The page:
And I personally feel that PT's will be 'collectable' at some point in the future just as much as old VW Beetles are now and there will be some 'dealers' around with hoards of NOS and used parts available.

I kinda went thru that with Model A Fords before there were any vendors in the business for supporting them.

Heh, heh, try and find replacement taillight lenses for a 61 Chrysler.
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Old 02 Dec 2017, 09:28 am
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Location: Arkansas
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Default Re: Restoring Our Aging Fleet

Quote:
Originally Posted by Macgyverman1123 View Post
Good evening Cruisers!


I just recently joined, but for the longest time, I've been wondering how we will all keep our dream cars on the road as they tick on. Some are approaching 18 years old.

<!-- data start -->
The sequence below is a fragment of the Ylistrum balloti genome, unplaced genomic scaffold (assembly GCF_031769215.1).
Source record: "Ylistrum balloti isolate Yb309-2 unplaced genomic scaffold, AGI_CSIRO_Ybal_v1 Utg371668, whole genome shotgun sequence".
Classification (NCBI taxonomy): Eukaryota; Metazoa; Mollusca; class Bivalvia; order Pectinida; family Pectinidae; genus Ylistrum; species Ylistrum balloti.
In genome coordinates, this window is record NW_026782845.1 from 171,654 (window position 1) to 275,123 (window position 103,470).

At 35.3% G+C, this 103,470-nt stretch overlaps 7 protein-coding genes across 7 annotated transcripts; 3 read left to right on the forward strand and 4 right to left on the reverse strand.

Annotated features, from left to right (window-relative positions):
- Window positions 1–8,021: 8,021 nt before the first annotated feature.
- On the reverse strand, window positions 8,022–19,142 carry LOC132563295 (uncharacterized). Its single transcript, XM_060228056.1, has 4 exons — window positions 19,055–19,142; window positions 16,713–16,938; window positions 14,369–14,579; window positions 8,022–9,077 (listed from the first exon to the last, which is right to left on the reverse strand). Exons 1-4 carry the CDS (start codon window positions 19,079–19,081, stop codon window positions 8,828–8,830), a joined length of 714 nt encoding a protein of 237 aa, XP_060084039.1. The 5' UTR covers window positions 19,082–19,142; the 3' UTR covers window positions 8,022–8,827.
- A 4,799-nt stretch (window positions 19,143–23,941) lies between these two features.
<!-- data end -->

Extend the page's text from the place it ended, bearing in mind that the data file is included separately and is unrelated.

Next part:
Will there ever be restoration parts companies for cruisers?

For instance, I know companies like NPD have huge catalogs, hundreds of pages long, that document every single part, inside and out, for cars like 60's Camaro's, Mustangs, Chevelle's, etc.


Will there ever be anything like this for our beloved PT's?



I for one am planning to keep my PT forever and I hope to someday do a full restoration, returning her to factory floor condition.




Stay cool,

-John

PT Cruisers served a niche very similar to Ford Mustang II's and Pintos in the 1970's. Millions of these cars were made and they were very popular. But then car styles changed and they fell out of favor. Today, there are few "restoration" companies that concentrate on these popular Fords of yesterday. The PT Cruiser is likely destine for a similar fate. I anticipate the vast majority will eventually be crushed and that with be that.